Delocalization is the spreading of a charge or lone pair electrons over the molecule. See, resonance hybrid.
The easiest way to understand delocalization is by understanding electronic conduction. Electrons that are usually in an ion, or solid metal that is not associated with an atom or a covalent bond. The electric charge is spread out in an atom or spread out in several atoms that have bonded together. Metals, for example, are conductors because the electrons are spread out to the outer part of the atom (delocalized). Since the electrons are not bound to the nucleus of the atom and are free to move around it, they become more susceptible to electrical charges or reactions.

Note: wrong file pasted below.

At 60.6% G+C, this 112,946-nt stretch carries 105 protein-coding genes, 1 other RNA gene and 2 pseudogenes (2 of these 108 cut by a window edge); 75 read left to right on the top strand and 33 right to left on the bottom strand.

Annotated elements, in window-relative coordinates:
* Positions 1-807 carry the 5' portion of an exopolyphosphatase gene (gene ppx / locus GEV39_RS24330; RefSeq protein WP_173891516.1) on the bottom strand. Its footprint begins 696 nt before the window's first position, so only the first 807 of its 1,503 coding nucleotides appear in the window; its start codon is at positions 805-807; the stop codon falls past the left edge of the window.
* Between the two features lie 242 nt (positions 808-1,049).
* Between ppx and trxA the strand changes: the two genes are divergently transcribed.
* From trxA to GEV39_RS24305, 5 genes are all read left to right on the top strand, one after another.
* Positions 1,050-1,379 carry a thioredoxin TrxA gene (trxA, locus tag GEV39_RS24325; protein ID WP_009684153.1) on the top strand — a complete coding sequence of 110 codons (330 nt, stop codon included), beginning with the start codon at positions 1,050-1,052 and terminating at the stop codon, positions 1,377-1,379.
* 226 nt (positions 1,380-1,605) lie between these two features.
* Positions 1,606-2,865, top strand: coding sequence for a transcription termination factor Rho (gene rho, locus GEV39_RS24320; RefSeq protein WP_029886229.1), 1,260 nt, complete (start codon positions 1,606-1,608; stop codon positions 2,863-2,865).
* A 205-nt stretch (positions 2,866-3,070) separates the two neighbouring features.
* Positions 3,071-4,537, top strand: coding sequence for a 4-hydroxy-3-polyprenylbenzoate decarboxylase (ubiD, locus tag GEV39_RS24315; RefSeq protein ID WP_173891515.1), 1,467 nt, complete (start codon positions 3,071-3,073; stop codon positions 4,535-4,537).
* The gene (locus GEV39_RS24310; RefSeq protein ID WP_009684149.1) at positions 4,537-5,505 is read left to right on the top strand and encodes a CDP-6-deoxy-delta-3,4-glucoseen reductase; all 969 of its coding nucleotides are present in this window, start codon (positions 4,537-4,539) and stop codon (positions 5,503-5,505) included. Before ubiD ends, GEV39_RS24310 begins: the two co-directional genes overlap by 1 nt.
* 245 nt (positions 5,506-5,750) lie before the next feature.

In organic chemistry, we understand delocalization via the resonating structures of the molecule.
- The pi bond electrons delocalize over the entire structure. Notice the movement in the diagram.